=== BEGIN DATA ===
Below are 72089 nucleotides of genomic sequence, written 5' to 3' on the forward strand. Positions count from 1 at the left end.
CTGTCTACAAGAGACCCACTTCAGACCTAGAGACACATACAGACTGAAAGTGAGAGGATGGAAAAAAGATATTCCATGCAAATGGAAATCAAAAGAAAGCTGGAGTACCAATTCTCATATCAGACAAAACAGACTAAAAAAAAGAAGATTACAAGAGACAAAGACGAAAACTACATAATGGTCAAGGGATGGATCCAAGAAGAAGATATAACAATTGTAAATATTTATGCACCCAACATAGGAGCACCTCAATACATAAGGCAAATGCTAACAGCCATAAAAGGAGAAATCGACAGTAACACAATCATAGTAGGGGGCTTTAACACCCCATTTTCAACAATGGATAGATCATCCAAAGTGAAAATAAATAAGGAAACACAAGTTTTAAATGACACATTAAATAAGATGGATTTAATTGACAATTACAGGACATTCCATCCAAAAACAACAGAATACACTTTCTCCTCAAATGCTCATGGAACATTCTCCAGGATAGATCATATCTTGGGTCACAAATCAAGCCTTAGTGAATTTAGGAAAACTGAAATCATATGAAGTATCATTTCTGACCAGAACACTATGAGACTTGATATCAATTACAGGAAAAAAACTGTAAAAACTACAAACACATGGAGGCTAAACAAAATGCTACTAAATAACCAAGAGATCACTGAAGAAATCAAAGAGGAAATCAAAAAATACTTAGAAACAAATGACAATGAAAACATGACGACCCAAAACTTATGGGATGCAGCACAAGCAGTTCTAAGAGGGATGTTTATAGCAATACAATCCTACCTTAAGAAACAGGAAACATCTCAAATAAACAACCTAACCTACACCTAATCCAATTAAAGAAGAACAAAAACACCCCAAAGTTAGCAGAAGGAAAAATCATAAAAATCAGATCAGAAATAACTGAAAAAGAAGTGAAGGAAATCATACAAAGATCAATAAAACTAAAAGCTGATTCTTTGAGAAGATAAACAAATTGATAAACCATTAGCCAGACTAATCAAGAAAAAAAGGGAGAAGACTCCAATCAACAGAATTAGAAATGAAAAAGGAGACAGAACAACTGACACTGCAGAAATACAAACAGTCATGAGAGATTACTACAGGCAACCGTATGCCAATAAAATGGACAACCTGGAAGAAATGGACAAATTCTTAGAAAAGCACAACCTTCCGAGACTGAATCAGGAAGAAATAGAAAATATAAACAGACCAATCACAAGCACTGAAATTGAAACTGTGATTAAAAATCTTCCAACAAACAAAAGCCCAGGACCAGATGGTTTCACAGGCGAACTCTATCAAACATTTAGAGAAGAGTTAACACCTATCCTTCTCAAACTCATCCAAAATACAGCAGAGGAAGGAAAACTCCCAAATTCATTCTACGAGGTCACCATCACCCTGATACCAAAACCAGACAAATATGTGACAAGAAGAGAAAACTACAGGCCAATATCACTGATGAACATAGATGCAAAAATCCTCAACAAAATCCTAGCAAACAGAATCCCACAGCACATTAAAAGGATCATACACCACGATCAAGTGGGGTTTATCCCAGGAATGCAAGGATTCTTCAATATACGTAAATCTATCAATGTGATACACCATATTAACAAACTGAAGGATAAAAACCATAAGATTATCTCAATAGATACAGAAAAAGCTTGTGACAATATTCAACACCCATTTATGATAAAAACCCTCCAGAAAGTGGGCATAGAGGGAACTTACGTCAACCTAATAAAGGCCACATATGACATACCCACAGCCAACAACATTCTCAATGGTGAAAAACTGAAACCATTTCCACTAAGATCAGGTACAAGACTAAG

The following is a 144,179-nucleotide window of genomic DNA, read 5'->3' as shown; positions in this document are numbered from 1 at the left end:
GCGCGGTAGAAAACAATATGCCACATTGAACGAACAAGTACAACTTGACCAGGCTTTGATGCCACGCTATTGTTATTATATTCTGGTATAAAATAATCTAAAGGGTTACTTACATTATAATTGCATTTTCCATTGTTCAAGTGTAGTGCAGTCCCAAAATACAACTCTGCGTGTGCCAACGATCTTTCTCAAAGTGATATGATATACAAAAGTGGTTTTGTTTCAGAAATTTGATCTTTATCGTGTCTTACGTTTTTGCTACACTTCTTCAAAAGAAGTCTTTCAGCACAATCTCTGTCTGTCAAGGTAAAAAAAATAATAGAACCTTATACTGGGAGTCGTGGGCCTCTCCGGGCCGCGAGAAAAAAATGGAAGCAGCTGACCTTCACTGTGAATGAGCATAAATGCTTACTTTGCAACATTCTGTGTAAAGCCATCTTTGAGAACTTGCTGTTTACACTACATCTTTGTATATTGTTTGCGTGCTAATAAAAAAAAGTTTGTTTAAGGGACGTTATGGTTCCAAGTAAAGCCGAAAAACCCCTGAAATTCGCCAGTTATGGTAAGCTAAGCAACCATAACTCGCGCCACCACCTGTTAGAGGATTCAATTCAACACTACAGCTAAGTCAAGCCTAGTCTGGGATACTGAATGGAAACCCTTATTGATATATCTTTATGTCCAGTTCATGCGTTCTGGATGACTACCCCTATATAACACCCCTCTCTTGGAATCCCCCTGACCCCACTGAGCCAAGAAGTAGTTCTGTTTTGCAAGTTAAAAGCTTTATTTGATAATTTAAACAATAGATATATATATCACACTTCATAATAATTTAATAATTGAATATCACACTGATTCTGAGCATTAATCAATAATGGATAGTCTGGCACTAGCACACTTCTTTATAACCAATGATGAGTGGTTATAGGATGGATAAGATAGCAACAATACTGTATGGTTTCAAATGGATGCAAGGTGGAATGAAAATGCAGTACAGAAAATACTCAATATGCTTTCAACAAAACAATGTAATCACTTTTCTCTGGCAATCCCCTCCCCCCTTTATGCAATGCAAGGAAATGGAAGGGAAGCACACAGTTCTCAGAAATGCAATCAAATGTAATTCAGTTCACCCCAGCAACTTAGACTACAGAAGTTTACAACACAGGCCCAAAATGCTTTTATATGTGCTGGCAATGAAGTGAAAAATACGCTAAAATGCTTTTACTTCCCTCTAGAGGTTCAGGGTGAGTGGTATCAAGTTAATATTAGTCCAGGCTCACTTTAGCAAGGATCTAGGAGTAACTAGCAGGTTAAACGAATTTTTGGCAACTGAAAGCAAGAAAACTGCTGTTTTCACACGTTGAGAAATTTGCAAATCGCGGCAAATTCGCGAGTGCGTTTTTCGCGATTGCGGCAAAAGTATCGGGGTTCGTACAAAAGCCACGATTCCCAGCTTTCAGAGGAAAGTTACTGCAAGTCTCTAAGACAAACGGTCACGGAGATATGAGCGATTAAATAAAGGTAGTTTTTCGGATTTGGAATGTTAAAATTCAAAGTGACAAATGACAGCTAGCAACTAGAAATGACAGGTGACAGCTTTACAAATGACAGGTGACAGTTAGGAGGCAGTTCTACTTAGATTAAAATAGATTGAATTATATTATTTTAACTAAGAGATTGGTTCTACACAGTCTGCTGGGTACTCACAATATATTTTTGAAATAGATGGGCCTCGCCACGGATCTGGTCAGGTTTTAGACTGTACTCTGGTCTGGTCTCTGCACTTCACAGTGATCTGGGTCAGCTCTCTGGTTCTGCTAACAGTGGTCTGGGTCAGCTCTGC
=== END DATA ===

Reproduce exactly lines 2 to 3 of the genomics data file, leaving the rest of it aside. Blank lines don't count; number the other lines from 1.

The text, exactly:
CTGTCTACAAGAGACCCACTTCAGACCTAGAGACACATACAGACTGAAAGTGAGAGGATGGAAAAAAGATATTCCATGCAAATGGAAATCAAAAGAAAGCTGGAGTACCAATTCTCATATCAGACAAAACAGACTAAAAAAAAGAAGATTACAAGAGACAAAGACGAAAACTACATAATGGTCAAGGGATGGATCCAAGAAGAAGATATAACAATTGTAAATATTTATGCACCCAACATAGGAGCACCTCAATACATAAGGCAAATGCTAACAGCCATAAAAGGAGAAATCGACAGTAACACAATCATAGTAGGGGGCTTTAACACCCCATTTTCAACAATGGATAGATCATCCAAAGTGAAAATAAATAAGGAAACACAAGTTTTAAATGACACATTAAATAAGATGGATTTAATTGACAATTACAGGACATTCCATCCAAAAACAACAGAATACACTTTCTCCTCAAATGCTCATGGAACATTCTCCAGGATAGATCATATCTTGGGTCACAAATCAAGCCTTAGTGAATTTAGGAAAACTGAAATCATATGAAGTATCATTTCTGACCAGAACACTATGAGACTTGATATCAATTACAGGAAAAAAACTGTAAAAACTACAAACACATGGAGGCTAAACAAAATGCTACTAAATAACCAAGAGATCACTGAAGAAATCAAAGAGGAAATCAAAAAATACTTAGAAACAAATGACAATGAAAACATGACGACCCAAAACTTATGGGATGCAGCACAAGCAGTTCTAAGAGGGATGTTTATAGCAATACAATCCTACCTTAAGAAACAGGAAACATCTCAAATAAACAACCTAACCTACACCTAATCCAATTAAAGAAGAACAAAAACACCCCAAAGTTAGCAGAAGGAAAAATCATAAAAATCAGATCAGAAATAACTGAAAAAGAAGTGAAGGAAATCATACAAAGATCAATAAAACTAAAAGCTGATTCTTTGAGAAGATAAACAAATTGATAAACCATTAGCCAGACTAATCAAGAAAAAAAGGGAGAAGACTCCAATCAACAGAATTAGAAATGAAAAAGGAGACAGAACAACTGACACTGCAGAAATACAAACAGTCATGAGAGATTACTACAGGCAACCGTATGCCAATAAAATGGACAACCTGGAAGAAATGGACAAATTCTTAGAAAAGCACAACCTTCCGAGACTGAATCAGGAAGAAATAGAAAATATAAACAGACCAATCACAAGCACTGAAATTGAAACTGTGATTAAAAATCTTCCAACAAACAAAAGCCCAGGACCAGATGGTTTCACAGGCGAACTCTATCAAACATTTAGAGAAGAGTTAACACCTATCCTTCTCAAACTCATCCAAAATACAGCAGAGGAAGGAAAACTCCCAAATTCATTCTACGAGGTCACCATCACCCTGATACCAAAACCAGACAAATATGTGACAAGAAGAGAAAACTACAGGCCAATATCACTGATGAACATAGATGCAAAAATCCTCAACAAAATCCTAGCAAACAGAATCCCACAGCACATTAAAAGGATCATACACCACGATCAAGTGGGGTTTATCCCAGGAATGCAAGGATTCTTCAATATACGTAAATCTATCAATGTGATACACCATATTAACAAACTGAAGGATAAAAACCATAAGATTATCTCAATAGATACAGAAAAAGCTTGTGACAATATTCAACACCCATTTATGATAAAAACCCTCCAGAAAGTGGGCATAGAGGGAACTTACGTCAACCTAATAAAGGCCACATATGACATACCCACAGCCAACAACATTCTCAATGGTGAAAAACTGAAACCATTTCCACTAAGATCAGGTACAAGACTAAG

The following is a 144,179-nucleotide window of genomic DNA, read 5'->3' as shown; positions in this document are numbered from 1 at the left end: